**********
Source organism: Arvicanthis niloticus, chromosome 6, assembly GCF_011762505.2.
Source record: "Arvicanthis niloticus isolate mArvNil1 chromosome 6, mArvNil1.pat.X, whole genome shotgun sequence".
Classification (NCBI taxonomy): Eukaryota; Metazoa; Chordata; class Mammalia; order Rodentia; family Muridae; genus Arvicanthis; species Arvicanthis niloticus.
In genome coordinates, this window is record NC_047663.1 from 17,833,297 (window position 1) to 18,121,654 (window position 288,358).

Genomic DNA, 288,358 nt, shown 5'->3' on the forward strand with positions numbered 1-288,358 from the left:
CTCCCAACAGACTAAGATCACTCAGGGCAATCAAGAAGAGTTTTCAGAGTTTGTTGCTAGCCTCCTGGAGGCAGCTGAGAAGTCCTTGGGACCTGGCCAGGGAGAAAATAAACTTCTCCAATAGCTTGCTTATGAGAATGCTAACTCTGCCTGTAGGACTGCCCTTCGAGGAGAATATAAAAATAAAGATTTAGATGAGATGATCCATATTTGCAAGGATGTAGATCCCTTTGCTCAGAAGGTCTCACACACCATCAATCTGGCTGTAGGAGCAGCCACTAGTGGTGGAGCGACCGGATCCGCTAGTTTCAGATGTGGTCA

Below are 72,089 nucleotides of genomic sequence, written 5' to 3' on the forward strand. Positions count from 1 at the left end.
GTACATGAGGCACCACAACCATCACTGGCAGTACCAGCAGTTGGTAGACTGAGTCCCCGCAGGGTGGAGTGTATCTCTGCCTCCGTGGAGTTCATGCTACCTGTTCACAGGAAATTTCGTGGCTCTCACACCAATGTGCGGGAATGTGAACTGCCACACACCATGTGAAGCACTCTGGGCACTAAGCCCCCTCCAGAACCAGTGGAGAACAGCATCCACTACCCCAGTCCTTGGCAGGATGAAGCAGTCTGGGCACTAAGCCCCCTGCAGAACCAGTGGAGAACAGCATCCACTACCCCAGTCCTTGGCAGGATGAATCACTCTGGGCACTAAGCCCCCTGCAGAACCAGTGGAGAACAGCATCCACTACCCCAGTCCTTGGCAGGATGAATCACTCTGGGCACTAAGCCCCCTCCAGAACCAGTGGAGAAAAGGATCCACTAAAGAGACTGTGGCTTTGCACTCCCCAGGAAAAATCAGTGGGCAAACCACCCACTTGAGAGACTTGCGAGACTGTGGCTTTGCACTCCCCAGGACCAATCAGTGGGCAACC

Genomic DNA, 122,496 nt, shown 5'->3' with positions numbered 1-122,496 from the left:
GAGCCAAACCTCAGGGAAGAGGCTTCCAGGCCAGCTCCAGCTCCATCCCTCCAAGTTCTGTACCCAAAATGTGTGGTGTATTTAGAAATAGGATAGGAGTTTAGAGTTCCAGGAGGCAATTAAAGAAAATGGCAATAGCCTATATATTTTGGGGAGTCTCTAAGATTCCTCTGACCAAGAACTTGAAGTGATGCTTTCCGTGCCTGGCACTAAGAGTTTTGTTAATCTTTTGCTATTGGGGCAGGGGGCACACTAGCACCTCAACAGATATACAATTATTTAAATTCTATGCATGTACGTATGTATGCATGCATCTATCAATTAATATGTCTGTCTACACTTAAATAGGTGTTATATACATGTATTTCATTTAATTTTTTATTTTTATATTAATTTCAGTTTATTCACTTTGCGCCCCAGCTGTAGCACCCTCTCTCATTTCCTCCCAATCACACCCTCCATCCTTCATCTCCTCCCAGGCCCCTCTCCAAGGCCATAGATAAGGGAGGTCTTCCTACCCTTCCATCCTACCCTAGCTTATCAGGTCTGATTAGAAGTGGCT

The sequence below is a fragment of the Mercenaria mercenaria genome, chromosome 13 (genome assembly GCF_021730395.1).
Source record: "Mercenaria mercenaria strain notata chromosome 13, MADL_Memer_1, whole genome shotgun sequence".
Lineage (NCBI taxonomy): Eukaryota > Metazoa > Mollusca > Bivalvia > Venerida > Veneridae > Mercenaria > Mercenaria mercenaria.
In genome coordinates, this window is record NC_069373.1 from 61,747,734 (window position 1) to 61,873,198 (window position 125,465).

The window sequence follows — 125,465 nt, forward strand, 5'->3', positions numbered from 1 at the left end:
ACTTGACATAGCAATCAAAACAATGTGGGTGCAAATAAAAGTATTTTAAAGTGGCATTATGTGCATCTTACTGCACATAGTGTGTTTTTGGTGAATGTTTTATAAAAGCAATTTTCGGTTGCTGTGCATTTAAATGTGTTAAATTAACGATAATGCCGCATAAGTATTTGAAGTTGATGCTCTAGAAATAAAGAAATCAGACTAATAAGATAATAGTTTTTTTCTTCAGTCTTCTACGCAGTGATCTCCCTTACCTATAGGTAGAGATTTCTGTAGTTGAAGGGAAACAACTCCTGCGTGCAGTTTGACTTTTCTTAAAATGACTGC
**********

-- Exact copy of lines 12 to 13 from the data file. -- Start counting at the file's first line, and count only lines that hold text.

Source record: "Mercenaria mercenaria strain notata chromosome 13, MADL_Memer_1, whole genome shotgun sequence".
Lineage (NCBI taxonomy): Eukaryota > Metazoa > Mollusca > Bivalvia > Venerida > Veneridae > Mercenaria > Mercenaria mercenaria.